Personal Challenge in Peru
20th September 2017

Seventeen Sixth Form pupils from Oundle School enjoyed a challenging trip to Peru over the summer.

Upon arrival, after acclimatising to the altitude at 3600m, the pupils were given time to explore the chaotic street markets, where several of them enjoyed bartering for colourful ‘traditional’ Peruvian trousers. The group also had time to visit numerous attractions around Cusco including an alpaca farm, Cristo Blanco and the first Inca ruins of many, where they had the delight of being blessed by Patcha Mama (Mother Earth) in a rather hands-on religious ceremony.

Pupil, Chris Bird (17) commented, “When signing up for the Peru trip I was unsure what to expect and so upon arrival it is fair to say that I, along with my fellow Oundelians, was blown away by what greeted us. We could hardly wait to disembark the aircraft before starting to take photos of the rugged mountains that surrounded the condensed, bustling city of Cusco, where we were to stay for three nights before starting our journey of the Inca Trail.”

Three days after first setting foot in Peru it was time for the pupils to start their trek, a daunting prospect for many of them.

Chris added, “The four-day hike was truly an unforgettable experience. From the heights of Dead Woman’s Pass to the rainforest of valleys below, none of us tired of the stunning scenery. Nestled in the mountains were a seemingly never-ending amount of Inca ruins about which our guides didn’t cease to entertain us, even at our most exhausted.

One of the most memorable moments of the trip came whilst sat atop a mountain shrouded in cloud, when the guide whipped out a panpipe like instrument and proceeded to play the Titanic theme. An event that was met by bewildered laughter from the pupils and staff.”

On the final morning of the hike, after trekking for an hour or so, the group arrived at the Sun Gate overlooking Machu Picchu as the sun just rose above the mountains. After spending the rest of the morning exploring the ancient city, the group descended into Aguas Calientes for some pizza and a dip in the hot springs before catching the train back to Cusco.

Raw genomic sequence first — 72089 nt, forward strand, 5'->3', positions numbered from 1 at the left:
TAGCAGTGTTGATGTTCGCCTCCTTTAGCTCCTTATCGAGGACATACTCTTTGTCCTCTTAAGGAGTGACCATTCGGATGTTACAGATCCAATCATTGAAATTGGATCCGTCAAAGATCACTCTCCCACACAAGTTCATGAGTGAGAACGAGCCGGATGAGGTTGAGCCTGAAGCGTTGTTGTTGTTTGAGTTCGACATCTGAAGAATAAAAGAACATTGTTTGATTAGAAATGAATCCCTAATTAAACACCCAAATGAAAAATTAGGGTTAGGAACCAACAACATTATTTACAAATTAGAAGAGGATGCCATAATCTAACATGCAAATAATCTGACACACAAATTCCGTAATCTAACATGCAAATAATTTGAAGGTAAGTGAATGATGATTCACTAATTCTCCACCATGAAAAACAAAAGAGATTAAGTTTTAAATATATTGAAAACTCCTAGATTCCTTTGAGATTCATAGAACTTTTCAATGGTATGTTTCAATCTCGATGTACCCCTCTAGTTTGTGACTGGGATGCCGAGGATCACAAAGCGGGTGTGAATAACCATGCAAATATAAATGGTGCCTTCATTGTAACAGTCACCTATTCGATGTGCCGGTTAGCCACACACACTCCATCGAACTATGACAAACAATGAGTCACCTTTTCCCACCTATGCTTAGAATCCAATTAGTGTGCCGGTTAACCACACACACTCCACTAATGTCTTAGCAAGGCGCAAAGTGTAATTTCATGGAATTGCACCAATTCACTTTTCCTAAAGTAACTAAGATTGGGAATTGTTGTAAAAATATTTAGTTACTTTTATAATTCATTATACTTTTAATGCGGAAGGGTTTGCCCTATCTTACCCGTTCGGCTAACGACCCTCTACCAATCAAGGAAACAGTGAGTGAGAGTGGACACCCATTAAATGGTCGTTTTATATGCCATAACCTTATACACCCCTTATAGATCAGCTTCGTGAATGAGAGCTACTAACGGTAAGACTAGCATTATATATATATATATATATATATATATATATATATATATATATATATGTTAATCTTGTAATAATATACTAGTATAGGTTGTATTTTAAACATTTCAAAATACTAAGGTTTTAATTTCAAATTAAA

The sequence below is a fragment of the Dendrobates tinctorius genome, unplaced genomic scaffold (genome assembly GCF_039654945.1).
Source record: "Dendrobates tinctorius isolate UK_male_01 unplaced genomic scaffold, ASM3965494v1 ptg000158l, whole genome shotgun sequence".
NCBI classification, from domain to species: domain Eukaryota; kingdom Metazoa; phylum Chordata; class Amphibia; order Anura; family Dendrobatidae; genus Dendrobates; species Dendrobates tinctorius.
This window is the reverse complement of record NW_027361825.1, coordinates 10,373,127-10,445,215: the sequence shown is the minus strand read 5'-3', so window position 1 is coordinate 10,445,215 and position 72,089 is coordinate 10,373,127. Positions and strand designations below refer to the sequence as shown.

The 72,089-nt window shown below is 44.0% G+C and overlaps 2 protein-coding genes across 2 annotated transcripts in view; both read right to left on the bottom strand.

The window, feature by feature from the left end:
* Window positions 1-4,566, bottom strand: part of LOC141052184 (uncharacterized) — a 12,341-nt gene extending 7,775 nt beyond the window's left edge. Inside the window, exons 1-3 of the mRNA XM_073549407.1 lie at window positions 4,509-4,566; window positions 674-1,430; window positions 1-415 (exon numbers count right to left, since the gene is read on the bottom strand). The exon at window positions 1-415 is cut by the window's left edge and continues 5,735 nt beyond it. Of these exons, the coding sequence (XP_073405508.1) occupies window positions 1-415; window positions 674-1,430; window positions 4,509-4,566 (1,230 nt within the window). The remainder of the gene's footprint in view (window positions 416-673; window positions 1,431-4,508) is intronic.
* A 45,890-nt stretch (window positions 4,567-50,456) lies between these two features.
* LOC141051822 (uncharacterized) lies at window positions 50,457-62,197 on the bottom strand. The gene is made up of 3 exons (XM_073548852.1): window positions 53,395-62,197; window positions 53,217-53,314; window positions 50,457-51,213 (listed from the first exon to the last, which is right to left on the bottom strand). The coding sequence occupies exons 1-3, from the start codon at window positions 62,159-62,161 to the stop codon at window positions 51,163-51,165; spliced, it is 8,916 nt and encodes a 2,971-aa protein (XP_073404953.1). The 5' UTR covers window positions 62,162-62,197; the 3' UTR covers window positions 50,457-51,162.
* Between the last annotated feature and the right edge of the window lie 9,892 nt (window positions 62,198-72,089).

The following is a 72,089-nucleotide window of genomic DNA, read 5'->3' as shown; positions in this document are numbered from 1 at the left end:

Chris concluded, “The trip was all over too soon and as we reminisced over the past ten days it was clear that our time in deepest darkest Peru would not be easily forgotten.”

Trip Leader and Head of Economics, Oliver Butterworth commented, “This was a fantastic trip that brought together a group of seventeen pupils from the Sixth Form – many of whom did not know each other well beforehand. There was a wealth of cultural benefits derived from such an experience – not least in the ancient Inca capital of Cuzco but also, of course, on the trek itself seeing the ruins with all their spiritual secrets unveiled. 

The trip was more about taking on the challenge than any direct educational benefit. Most of the pupils left their comfort zone at some stage and learnt more about themselves and their personal capabilities. Perhaps this was the education.”





Background Information on Oundle School

Oundle School is situated in the quintessentially English market town of Oundle, about 90 miles north of London. The School’s buildings, dating from the 17th to the 21st centuries, are dispersed throughout the town, which is, to a large extent, its campus.


The School’s history dates back to 1556, when Sir William Laxton, Master of the Worshipful Company of Grocers and Lord Mayor of London, endowed and re-founded the original Oundle Grammar School, of which he was a former pupil. In 1876, the Grocer’s Company divided the School into two parts; Laxton Grammar School, primarily for the inhabitants of the town, and Oundle School, primarily for pupils from further afield. In 2000, the Grocers’ Company reunited the two schools under the common name of Oundle School and retained the name of Laxton for the day House.


At the beginning of the 20th century, Oundle was put firmly on the map of leading English public schools by its most famous headmaster, F W Sanderson, who established Oundle’s reputation as one of the great science and engineering schools, a reputation still renowned today. In 2016, the School completed its ambitious SciTec project, uniting Science, Mathematics, Design, Technology and Engineering both physically and philosophically, enabling pupils to move seamlessly from theory to practice and from pure science to the achievement of a workable technology. The development includes the ground-breaking Patrick Engineering Centre, a new Mathematics department and an extension to its sixteen state-of-the-art Science laboratories. Oundle has now embarked on a detailed Sports MasterPlan which will significantly upgrade sporting facilities across the School by 2020, incorporating the building of a new Sports Centre housing a fifty metre swimming pool and an eight court sports hall.


There are currently 1110 pupils on roll at Oundle School, with 860 boarders and 250 day pupils. Also within the Corporation of Oundle School is Laxton Junior School, a day school for children aged 4 to 11. 

You may also be interested in ...